"Wash your hands." - if they say no, "In this house the rule is that we wash our hands before eating. I'll be happy to give you your supper/snack when your hands are clean." Or, "your hands are dirty and need to be washed. Let's do it now." And physically guide them and help wash their hands.

It's normal for kids to say no.

It's good to give them more respectful ways to do so in situations where "no" is acceptable (questions). It's also good to let them know when something is a rule and no is not an option. Usually physically guiding them (holding hands and walking with them to the coat rack, sink, etc.) is helpful.
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amother
Lotus


 

Post Mon, May 27 2024, 2:18 pm
amother Ballota wrote:
What age are you talking about? I wouldn’t be ok if I told or asked my kid something and they responded by saying no… imo thats a level of chutzpah that shouldn’t be tolerated.

Can you describe what "shouldn't be tolerated" looks like?
For example, you tell a kid, please hang up your coat. Kid says no. Then....

I seriously always wonder about this. Ok, great, it shouldn't be tolerated. But I don't understand what that means.
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amother
Razzmatazz


 

Post Mon, May 27 2024, 2:51 pm
As other posters have suggested, I either make it into a game of sorts-can you hang up your coat before I count to 5, or let's count how long it takes.
Or I offer choices-do you want to your drink now or in 2 minutes? Do you want a drink first or a snack first? (always make sure the 2 options are things you're okay with.)
And some things they can't get or do before they've done the first. Like if they want me to give them a snack or a toy, I'll say they first have to hang up their coat, then they can have the snack/toy.
Some children just enjoy saying no. And some children may feel like they don't have choices the rest of the time, so this is their only way of asserting control.
And rule number 1 is to pick your battles. Some things matter more than others. I would let some go and put my foot down for others. And each home may have different things that are essential and will be the thing to really enforce.
I also don't know how old your children are in this scenario. Obviously these sort of strategies are not for teens.
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amother
Ballota


 

Post Mon, May 27 2024, 3:52 pm
amother Lotus wrote:
Can you describe what "shouldn't be tolerated" looks like?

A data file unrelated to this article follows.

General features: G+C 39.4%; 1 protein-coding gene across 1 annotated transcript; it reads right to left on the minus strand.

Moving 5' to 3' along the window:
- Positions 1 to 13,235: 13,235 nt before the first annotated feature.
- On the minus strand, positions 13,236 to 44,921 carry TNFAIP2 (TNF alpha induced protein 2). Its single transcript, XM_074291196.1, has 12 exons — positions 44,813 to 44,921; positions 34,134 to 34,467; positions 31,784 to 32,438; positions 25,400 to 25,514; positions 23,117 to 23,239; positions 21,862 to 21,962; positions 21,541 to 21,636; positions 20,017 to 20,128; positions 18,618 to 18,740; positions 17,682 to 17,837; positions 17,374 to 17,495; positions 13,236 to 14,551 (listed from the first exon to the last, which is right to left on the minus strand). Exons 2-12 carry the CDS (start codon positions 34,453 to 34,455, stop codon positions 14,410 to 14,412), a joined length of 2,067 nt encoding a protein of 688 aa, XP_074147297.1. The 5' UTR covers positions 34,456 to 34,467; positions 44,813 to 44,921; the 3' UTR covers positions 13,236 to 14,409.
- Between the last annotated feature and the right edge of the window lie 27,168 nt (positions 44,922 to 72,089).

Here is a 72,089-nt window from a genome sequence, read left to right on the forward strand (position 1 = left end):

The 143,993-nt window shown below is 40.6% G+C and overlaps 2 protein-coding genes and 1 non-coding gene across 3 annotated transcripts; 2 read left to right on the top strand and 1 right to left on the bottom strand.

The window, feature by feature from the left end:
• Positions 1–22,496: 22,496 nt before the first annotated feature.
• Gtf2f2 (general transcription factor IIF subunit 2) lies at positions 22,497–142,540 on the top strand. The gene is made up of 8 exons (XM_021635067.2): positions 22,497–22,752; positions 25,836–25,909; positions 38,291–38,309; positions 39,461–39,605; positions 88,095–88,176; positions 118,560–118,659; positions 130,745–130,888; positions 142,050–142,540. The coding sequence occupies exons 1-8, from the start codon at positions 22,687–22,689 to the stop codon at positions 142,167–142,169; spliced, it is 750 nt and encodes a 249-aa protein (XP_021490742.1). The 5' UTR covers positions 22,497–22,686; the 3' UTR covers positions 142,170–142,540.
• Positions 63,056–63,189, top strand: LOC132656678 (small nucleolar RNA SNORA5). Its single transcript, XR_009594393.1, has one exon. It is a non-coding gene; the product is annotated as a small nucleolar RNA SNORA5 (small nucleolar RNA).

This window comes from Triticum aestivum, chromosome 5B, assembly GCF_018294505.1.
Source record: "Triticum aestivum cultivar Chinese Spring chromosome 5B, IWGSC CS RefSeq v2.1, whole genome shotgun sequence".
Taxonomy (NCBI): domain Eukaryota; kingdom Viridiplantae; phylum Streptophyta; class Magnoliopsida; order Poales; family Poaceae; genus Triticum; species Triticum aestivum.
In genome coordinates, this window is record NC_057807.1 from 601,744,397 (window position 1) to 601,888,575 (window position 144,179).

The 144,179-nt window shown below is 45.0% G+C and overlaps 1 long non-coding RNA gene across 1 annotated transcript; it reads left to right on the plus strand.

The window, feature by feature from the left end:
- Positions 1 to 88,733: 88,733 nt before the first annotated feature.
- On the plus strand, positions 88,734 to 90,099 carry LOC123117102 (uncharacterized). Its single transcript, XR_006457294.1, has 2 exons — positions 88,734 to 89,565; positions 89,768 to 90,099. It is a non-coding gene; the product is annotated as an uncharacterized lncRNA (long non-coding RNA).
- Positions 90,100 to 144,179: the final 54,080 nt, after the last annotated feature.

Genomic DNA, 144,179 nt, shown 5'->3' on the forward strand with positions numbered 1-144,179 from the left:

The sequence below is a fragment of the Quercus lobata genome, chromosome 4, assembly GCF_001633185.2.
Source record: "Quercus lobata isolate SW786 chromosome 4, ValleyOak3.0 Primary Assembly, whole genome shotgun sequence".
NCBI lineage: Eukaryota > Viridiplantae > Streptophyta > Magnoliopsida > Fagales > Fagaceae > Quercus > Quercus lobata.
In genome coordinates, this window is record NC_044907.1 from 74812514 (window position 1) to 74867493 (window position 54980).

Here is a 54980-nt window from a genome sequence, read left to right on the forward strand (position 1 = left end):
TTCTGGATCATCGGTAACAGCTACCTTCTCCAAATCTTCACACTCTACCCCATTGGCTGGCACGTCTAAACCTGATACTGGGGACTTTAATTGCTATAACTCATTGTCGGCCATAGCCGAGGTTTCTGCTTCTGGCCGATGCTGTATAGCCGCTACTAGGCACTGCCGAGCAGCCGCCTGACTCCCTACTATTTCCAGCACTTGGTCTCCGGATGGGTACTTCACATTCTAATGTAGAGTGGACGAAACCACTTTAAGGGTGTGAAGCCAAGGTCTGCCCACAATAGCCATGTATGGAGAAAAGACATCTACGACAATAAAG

For example, you tell a kid, please hang up your coat. Kid says no. Then....

I seriously always wonder about this. Ok, great, it shouldn't be tolerated. But I don't understand what that means.


To be clear, I’m specifically talking about the word “no”. If I tell my kid to hang up their coat and they say “I’m too tired” I think that’s fine. I might still insist that they hang it up, but I wouldn’t have a problem with what they said.

To me “shouldn’t be tolerated” doesn’t always mean you can stop the behavior (and definitely not immediately), but rather it means you address it directly. And that would be different for every age and each kids temperament.

If my 3yo is saying no like that, I know she’s overtired or hungry so I’d probably ignore the no and deal with whatever else is her problem.

If my 5yo said it, first time I’d say “we don’t say no to a parent”. If it kept happening, we’d address it more… we’d talk about it, I’d probably give him alternative suggestions for what to say and there might also be consequences. Same with my 8yo. Tbh they’re both super easygoing bh and it hasn’t ever been an issue.

My 10yo has adhd and preteenism and she does sometimes say no like that. But I still wouldn’t say that I tolerate it, rather it’s part of a group of behaviors that we’re working on, with some better days and some more challenging. At a minimum she knows that I’m really not ok with it and she’ll generally apologize after.
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Goldengoose




 
 
    
 

Post Mon, May 27 2024, 4:18 pm
my older ones basically listen and if not I let it slide. either they say I'm not in the mood or push it off or make believe they didnt hear. ok, it's not blatant chutzpa.

when my 6 yr old and now 2 yr old say no, and they still need the chinuch, I'm at a loss.
for me it's not about power or getting my way. it's usually what's best for them. but for chinuch purposes I don't want to just let it go.